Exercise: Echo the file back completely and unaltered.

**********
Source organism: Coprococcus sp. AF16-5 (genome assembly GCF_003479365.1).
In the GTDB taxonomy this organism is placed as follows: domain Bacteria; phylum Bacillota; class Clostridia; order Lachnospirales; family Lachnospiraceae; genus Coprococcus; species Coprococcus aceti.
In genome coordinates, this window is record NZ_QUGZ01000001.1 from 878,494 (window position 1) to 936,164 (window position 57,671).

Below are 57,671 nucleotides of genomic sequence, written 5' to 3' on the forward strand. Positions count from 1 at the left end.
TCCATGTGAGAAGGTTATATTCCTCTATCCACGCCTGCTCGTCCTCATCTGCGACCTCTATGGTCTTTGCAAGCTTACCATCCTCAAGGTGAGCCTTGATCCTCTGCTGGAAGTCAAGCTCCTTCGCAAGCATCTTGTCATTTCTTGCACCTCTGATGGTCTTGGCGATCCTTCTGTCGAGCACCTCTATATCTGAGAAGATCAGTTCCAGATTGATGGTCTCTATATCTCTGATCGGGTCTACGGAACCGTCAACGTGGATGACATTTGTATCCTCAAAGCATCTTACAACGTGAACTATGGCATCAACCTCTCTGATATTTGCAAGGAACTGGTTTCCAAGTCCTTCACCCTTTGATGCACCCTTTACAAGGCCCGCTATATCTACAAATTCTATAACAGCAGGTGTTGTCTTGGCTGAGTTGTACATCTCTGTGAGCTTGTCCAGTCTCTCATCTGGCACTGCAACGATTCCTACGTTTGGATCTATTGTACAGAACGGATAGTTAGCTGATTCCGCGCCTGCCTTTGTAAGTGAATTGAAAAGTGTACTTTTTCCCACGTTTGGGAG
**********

Source organism: Coprococcus sp. AF16-5 (genome assembly GCF_003479365.1).
In the GTDB taxonomy this organism is placed as follows: domain Bacteria; phylum Bacillota; class Clostridia; order Lachnospirales; family Lachnospiraceae; genus Coprococcus; species Coprococcus aceti.
In genome coordinates, this window is record NZ_QUGZ01000001.1 from 878,494 (window position 1) to 936,164 (window position 57,671).

Below are 57,671 nucleotides of genomic sequence, written 5' to 3' on the forward strand. Positions count from 1 at the left end.
TCCATGTGAGAAGGTTATATTCCTCTATCCACGCCTGCTCGTCCTCATCTGCGACCTCTATGGTCTTTGCAAGCTTACCATCCTCAAGGTGAGCCTTGATCCTCTGCTGGAAGTCAAGCTCCTTCGCAAGCATCTTGTCATTTCTTGCACCTCTGATGGTCTTGGCGATCCTTCTGTCGAGCACCTCTATATCTGAGAAGATCAGTTCCAGATTGATGGTCTCTATATCTCTGATCGGGTCTACGGAACCGTCAACGTGGATGACATTTGTATCCTCAAAGCATCTTACAACGTGAACTATGGCATCAACCTCTCTGATATTTGCAAGGAACTGGTTTCCAAGTCCTTCACCCTTTGATGCACCCTTTACAAGGCCCGCTATATCTACAAATTCTATAACAGCAGGTGTTGTCTTGGCTGAGTTGTACATCTCTGTGAGCTTGTCCAGTCTCTCATCTGGCACTGCAACGATTCCTACGTTTGGATCTATTGTACAGAACGGATAGTTAGCTGATTCCGCGCCTGCCTTTGTAAGTGAATTGAAAAGTGTACTTTTTCCCACGTTTGGGAG